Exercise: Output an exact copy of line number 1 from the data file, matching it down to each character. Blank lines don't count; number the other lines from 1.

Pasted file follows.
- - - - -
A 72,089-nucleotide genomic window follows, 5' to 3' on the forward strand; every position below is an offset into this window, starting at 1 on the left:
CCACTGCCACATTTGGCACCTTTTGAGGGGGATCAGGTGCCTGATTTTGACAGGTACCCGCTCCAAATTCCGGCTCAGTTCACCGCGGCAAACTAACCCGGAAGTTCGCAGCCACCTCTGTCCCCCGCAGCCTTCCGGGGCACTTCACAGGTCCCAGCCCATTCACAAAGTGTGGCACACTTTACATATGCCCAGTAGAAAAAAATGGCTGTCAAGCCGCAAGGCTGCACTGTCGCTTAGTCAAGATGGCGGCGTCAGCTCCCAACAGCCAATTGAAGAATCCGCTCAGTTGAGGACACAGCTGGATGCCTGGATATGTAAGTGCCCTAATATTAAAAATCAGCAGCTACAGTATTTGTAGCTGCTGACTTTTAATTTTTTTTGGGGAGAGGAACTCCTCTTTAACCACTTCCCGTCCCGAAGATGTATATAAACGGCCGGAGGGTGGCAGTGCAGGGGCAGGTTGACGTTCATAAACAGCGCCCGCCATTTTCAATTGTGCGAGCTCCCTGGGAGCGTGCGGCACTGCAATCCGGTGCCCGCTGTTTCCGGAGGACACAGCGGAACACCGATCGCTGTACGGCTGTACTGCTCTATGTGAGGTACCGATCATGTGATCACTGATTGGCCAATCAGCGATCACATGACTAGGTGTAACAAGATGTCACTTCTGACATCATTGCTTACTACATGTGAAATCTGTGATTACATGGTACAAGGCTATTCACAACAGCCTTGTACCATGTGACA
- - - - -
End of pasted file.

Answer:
A 72,089-nucleotide genomic window follows, 5' to 3' on the forward strand; every position below is an offset into this window, starting at 1 on the left: